Sub-Par LCD Display

A phone that can boast features like the Two does, its display does suffer from mediocrity. Not going for a say AMOLED or IPS display and instead going for a simpler LCD display really affects the look and operational feel of the device. With manufacturers nowadays opting for 2k or even 4k displays for handsets in the same price range as the OnePlus Two.

Invite System

Even though OnePlus claimed that getting the device would be easier and less cumbersome compared to when the OnePlus One was launched last year, it still means that you’ll anyway have to wait for quite a while to get your hands on the newly launched OnePlus Two. And with already close to a million people already registered I’ll say it is going to be long wait indeed.

Limited Storage

Even though one might argue that 64GB is sufficient enough storage for a smartphone, but considering Apple and a few other flagships come with the 128GB option. Also a middle ground 32GB model would have also be welcomed as it would easily please a lot of the neutral public who consider 64GB to be too much and 16GB to be too less since OnePlus isn’t offering expandable storage on the Two.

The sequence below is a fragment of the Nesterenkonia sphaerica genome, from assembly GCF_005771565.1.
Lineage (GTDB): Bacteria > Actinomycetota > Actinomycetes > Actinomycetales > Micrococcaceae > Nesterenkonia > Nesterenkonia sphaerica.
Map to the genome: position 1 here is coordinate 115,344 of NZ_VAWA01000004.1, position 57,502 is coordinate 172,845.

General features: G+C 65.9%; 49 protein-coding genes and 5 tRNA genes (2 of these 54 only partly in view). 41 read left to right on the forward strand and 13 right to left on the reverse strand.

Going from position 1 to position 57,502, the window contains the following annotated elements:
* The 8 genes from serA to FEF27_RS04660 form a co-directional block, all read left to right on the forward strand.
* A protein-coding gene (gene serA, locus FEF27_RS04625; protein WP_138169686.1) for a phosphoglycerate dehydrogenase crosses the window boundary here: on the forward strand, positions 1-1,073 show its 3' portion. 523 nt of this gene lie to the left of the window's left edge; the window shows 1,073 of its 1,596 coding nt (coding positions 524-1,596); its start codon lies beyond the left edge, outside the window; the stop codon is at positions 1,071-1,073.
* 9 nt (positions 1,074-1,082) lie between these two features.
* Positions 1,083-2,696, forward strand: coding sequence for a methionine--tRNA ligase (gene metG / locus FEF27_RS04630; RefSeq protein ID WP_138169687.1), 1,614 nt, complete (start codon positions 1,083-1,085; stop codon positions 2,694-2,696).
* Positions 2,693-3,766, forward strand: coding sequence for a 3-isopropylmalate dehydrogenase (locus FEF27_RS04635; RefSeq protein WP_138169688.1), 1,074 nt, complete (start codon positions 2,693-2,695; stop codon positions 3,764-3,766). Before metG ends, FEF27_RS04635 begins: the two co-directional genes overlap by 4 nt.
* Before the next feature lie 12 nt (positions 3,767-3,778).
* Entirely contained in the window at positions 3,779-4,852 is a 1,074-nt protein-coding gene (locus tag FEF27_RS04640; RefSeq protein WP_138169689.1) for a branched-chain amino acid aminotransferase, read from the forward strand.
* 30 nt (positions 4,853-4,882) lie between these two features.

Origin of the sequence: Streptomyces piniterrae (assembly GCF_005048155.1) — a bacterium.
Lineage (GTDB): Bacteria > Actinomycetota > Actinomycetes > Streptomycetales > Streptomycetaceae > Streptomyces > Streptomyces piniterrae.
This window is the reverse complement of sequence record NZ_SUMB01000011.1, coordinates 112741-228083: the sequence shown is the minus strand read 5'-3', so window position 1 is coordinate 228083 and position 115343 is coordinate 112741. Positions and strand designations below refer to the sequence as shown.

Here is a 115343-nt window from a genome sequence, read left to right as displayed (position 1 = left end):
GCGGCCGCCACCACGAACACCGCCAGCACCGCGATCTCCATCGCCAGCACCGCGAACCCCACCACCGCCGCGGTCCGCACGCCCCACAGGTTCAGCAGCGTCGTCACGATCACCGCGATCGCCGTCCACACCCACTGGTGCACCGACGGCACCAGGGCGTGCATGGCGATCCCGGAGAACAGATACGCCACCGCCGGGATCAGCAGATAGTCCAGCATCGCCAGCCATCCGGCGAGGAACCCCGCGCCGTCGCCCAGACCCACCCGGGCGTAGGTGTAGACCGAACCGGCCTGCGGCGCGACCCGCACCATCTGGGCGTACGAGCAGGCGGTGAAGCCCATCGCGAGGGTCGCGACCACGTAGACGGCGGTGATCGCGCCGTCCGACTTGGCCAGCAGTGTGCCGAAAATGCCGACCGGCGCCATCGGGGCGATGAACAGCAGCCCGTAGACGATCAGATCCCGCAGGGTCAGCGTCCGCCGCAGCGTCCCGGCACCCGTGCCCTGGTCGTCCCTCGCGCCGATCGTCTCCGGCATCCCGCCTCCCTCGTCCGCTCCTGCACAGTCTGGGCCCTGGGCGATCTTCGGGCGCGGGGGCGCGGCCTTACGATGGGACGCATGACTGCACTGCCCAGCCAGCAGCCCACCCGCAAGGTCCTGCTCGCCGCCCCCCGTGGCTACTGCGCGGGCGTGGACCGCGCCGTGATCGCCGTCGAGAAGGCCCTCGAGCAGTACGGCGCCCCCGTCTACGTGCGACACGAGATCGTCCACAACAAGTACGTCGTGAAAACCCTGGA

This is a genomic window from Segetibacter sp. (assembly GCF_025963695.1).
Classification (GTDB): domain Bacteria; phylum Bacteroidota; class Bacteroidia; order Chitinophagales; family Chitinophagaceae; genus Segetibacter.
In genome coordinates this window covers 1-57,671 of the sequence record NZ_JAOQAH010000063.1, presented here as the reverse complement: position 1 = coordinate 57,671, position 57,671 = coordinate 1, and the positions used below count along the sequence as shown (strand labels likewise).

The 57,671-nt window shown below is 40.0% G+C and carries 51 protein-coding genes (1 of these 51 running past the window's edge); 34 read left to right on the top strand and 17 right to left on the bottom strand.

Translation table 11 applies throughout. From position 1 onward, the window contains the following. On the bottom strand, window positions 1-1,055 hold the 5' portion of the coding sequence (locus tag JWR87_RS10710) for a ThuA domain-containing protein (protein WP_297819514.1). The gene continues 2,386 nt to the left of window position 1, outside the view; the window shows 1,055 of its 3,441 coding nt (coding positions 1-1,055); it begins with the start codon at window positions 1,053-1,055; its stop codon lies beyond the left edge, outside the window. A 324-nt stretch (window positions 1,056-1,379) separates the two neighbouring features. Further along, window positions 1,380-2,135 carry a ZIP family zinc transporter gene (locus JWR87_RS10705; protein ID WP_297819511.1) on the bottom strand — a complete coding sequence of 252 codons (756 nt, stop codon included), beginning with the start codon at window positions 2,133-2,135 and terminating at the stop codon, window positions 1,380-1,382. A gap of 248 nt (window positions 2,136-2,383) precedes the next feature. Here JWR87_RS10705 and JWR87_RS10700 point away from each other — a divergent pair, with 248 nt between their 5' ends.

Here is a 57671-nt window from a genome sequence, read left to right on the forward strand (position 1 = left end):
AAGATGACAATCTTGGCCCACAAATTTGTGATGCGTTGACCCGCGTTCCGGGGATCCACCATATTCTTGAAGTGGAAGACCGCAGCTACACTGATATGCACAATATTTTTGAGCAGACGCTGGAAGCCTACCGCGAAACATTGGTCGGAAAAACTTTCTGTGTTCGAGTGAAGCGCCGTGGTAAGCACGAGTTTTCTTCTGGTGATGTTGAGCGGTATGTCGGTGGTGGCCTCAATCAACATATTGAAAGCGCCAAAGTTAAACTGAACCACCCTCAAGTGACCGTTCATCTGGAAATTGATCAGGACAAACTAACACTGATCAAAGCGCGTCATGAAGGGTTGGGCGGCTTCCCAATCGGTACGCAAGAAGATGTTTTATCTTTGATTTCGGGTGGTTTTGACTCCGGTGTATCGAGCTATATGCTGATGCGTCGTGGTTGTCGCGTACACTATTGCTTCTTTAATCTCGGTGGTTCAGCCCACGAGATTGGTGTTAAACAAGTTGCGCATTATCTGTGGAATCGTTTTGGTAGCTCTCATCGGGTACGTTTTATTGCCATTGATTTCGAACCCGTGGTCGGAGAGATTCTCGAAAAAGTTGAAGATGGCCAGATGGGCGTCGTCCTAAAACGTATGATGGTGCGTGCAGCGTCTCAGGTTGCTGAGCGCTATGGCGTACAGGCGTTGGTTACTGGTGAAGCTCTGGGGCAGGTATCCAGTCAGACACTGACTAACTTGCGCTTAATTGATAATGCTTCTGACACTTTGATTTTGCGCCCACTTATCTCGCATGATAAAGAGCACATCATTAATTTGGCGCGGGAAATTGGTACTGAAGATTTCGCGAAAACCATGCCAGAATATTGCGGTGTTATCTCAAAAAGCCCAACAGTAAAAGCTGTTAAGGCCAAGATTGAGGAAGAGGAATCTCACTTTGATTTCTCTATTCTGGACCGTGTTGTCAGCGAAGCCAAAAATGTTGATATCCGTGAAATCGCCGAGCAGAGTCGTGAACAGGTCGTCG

No IR Blaster

Another huge let down for a feature filled device is the lack of an IR blaster. Many of the current generation of flagships come with a pre-equipped IR (Infra-Red) sensor that allows you to use the device and interact with household appliances such as your Television or your AC.

Now if this device appeals to you, do mind the famous invite-only purchase system is still in play and you’ll have to somehow get your hands on an invite before actually buying the phone. But as OnePlus promised getting an invite will be a lot easier. So go on and join the already 1 million users waiting for an invite by dropping your email at their site (insert link).

If you have anything more to add to let us know in your comments below.